getting calories out on the trail and into the boonies can be a real trick. for a hiking trip (since this cake probably would not survive a wilderness trip well) i would enthusiastically recommend the Trader Joe's Pound Plus® 70% cocoa mass bars. very high quality belgian chocolate at an excellent value consumed to value spent ratio.

9:56 AM  
Anonymous Darryl Pearce said...

Hmm, finally something to overcome the reputation of that pecan cake recipe (only a three-day job).


* That pecan cake was in a Bon Appetite magazine from 1988? Great cake--prep dirties every bowl in the kitchen.

11:22 AM  
Blogger John said...

Those recipes sound downright murderous!

1:43 PM  
Blogger BadTux said...

No. No no no no no. NOOOOOO!!!!

May the Great Penguin flog you with limp herring! Don't you know that some of us suffer from an addiction to chocolate?

Must... go.... fix... chocolate...


-- Badtux the Soon to be More-waddling Penguin

4:50 PM  
Blogger The Minstrel Boy said...

chocolate is beyond mere food. it is actually psychoactive. it has active alkaloids they haven't even figured out yet. they do know that it triggers endorphins and dopamine production.

it's incredible stuff. and mastering the tricks and voodoo required to work with it really puts you into the stratosphere of pastry chefs. over and over i hear of incredible chefs that shy away from dealing with the chocolate. even though i own a tempering machine i experiemented with the hand tempering methods so that i could learn the way that it feels at the different stages of the process.

i kid myself to say that the work involved burns the calories that i consume.

5:51 PM  
Blogger Alex said...

Damn dude, what an awesome dessert! I don't generally go for things that are this fussy, but for the right occasion, I would make an exception. I'd have to make sure that there were 8 people to eat it, though. More than one serving a week would have my doctor scolding me. In fact, he'd scold me for even eating one serving. Killjoy.

Just for fun, try this variation: Extermination by Chocolate.

5:30 AM  
Blogger Pogo said...

Marcel is God. And even those recipes that aren't his, but were inspired by him, are part of the manna.

I've heard a lot of Taj Mahal stuff, and love every note, but I don't think I've heard the Taj record you referred to - I'll have to go dig it up.

I'm not much of a finger picker, which his probably why I like the 12 bar blues- same with the intro to dust in the wind - they force me to do things I don't normally do, and give me ideas for my incessant(my wife would call it infernal) noodling. She keeps asking me if I'm ever going to learn a song.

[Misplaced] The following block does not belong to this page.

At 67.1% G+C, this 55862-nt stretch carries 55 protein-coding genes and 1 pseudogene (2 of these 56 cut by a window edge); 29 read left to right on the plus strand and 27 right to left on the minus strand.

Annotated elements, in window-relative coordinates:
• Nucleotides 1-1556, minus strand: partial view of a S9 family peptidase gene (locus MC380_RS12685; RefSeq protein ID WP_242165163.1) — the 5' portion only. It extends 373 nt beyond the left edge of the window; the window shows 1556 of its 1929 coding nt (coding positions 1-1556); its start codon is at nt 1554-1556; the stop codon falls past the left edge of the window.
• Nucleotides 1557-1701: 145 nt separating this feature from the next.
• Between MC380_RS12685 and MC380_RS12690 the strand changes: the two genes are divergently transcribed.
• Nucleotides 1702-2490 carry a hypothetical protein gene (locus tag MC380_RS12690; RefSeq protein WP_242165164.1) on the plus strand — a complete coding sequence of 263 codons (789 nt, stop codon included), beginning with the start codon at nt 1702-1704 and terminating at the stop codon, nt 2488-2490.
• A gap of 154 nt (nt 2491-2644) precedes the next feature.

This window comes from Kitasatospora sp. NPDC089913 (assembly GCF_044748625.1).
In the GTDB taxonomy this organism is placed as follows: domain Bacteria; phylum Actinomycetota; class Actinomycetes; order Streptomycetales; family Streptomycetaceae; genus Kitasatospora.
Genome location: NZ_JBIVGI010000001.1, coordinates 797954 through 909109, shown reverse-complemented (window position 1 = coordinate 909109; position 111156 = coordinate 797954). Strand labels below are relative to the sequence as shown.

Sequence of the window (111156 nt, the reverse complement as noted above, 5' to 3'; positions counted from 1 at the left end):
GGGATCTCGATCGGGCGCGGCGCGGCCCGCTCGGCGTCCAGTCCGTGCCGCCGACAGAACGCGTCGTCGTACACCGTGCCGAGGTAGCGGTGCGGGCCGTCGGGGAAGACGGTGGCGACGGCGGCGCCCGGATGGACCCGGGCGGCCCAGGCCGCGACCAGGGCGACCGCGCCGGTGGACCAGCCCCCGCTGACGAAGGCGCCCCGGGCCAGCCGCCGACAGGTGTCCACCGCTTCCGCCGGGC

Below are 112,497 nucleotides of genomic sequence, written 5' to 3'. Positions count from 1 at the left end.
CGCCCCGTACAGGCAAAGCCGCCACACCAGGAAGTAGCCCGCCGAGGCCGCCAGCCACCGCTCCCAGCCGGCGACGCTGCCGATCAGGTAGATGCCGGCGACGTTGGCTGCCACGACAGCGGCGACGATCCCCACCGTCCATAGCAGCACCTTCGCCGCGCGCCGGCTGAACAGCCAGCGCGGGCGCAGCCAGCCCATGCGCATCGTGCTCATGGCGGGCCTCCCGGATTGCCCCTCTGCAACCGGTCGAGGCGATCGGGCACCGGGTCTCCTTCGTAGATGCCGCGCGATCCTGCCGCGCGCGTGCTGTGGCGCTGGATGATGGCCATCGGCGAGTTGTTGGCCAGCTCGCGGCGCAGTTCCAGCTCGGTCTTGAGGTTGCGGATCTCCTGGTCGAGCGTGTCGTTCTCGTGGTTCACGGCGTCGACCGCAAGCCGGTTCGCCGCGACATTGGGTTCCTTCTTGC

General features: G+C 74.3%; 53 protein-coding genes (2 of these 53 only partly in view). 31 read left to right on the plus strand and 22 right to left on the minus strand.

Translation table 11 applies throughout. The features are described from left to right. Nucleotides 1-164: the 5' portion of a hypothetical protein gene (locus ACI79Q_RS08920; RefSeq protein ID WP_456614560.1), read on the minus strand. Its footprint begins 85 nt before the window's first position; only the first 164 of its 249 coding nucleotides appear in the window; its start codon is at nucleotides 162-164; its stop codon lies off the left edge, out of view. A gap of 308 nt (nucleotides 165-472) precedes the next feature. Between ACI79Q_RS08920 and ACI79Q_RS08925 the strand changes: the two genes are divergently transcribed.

11:24 AM  
Blogger The Minstrel Boy said...

one of the first things taj commented on as they were doing the final mixes on that album in l.a. was that when he would start something like "catfish blues" the west african players instantly knew the structure. taj came from that experience believing that the blues is an african phrase structure. i tend to agree with it. and it makes the same ethnological sense that binds country music with the folks songs of the irish countryside and the scottish highlands. on both sides of the pond, barbara allen sound pretty much the same and tells pretty much the same story. there are numerous examples of it. listen to the clancys playing "long black veil" and then put on the johnny cash. same message, same story, same song.

to say that this same process would not happen with africans in bondage defies all logic.

finger picking is something that you can force your hands to do. it also is a lot less work. start with the very basics, like "house of the rising sun" and fight through it until your hands learn the patterns. your head can know and understand every concept perfectly but your hands are what need to do the learning. i drive people nuts sometimes because i will be sitting at a basketball game or in a meetings and my right hand will be doing fingering patterns on my knee. i saw earl scruggs do that once during an entire interview. i knew instantly what was going on. he was sitting there talking with somebody but still practicing.

3:12 PM  
Anonymous Anonymous said...

I wouldn't be surprised to learn cajun music also has ties to French folk music (in addition to its celtic roots).

- oddjob

11:12 PM  
Blogger JackGoff said...

God, I'm getting fatter just reading the recipe.

5:26 PM  
Anonymous Anonymous said...

Definitely!! You have no idea how cool I think it would be to rock out on stage, belting out amazing tunes. Of course, I’d be stick skinny and probably dress like Joan Jett. I’d want to kick-ass but have a soft side too. Insulated cooler bag

10:23 AM